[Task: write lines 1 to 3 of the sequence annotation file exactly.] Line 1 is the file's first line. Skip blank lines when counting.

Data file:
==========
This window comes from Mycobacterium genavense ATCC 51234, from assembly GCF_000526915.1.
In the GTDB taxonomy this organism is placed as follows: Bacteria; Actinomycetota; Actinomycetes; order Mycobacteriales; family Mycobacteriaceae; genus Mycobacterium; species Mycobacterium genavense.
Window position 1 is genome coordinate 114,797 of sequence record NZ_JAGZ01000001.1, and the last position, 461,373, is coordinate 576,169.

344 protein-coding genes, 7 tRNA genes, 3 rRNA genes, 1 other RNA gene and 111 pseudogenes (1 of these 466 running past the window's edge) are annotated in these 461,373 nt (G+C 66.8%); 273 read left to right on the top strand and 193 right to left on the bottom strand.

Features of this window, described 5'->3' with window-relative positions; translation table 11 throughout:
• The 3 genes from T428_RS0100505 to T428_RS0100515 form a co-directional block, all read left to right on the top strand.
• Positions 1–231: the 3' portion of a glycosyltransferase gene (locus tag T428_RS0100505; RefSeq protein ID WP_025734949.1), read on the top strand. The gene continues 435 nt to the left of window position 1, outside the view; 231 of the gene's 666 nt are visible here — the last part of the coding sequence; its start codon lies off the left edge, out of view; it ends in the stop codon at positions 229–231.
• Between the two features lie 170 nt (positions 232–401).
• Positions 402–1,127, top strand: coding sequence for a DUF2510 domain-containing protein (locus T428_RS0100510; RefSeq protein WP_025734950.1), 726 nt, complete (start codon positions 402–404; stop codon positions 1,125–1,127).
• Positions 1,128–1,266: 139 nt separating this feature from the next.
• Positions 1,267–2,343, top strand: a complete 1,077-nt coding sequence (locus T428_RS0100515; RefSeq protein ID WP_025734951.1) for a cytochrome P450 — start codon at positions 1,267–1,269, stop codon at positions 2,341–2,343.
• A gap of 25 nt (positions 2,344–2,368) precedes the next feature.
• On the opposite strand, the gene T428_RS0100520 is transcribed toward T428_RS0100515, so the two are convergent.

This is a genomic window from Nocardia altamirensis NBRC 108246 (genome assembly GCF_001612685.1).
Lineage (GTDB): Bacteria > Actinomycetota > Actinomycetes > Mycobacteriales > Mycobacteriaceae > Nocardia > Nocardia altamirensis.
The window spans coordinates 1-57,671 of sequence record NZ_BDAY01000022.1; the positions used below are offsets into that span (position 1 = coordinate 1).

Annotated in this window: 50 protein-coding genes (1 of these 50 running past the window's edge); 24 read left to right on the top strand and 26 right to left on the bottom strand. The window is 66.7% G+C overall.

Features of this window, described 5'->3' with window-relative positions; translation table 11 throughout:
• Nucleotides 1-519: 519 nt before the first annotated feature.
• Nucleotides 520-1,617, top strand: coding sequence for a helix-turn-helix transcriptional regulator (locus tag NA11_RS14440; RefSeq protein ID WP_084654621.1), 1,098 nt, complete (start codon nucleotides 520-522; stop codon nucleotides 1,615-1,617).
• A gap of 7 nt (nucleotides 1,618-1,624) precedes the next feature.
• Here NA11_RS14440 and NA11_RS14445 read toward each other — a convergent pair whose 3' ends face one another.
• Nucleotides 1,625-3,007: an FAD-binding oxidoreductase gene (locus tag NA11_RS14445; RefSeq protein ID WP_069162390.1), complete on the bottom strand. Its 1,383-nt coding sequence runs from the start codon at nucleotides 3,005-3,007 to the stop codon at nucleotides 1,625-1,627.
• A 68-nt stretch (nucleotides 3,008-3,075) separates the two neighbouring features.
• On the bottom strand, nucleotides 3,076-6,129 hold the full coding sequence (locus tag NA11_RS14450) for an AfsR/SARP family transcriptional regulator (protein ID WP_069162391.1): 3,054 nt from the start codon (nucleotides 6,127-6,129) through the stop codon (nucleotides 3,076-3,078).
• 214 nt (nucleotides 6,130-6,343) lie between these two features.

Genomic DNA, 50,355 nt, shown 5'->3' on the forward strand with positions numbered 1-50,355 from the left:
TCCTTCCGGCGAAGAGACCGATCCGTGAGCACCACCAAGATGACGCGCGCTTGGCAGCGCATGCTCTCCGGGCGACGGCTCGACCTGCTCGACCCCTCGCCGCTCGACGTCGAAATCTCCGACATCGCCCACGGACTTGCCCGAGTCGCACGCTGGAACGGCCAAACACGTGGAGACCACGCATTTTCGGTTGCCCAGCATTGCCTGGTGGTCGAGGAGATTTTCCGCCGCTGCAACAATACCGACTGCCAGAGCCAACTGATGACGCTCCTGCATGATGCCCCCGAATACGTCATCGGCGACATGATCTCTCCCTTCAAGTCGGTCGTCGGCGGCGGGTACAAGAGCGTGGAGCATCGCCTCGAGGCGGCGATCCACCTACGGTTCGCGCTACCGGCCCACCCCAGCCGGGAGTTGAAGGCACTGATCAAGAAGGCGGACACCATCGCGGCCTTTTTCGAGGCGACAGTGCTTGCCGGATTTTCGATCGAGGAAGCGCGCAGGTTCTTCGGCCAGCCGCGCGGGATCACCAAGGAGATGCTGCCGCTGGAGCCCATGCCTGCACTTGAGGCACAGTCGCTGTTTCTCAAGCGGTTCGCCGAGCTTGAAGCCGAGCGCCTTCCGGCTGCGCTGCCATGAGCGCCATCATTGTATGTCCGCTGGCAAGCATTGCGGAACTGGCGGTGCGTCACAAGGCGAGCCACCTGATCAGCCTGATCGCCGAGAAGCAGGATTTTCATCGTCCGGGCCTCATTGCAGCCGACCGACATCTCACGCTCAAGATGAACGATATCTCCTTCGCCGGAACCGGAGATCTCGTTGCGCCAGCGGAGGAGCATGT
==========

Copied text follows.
This window comes from Mycobacterium genavense ATCC 51234, from assembly GCF_000526915.1.
In the GTDB taxonomy this organism is placed as follows: Bacteria; Actinomycetota; Actinomycetes; order Mycobacteriales; family Mycobacteriaceae; genus Mycobacterium; species Mycobacterium genavense.
Window position 1 is genome coordinate 114,797 of sequence record NZ_JAGZ01000001.1, and the last position, 461,373, is coordinate 576,169.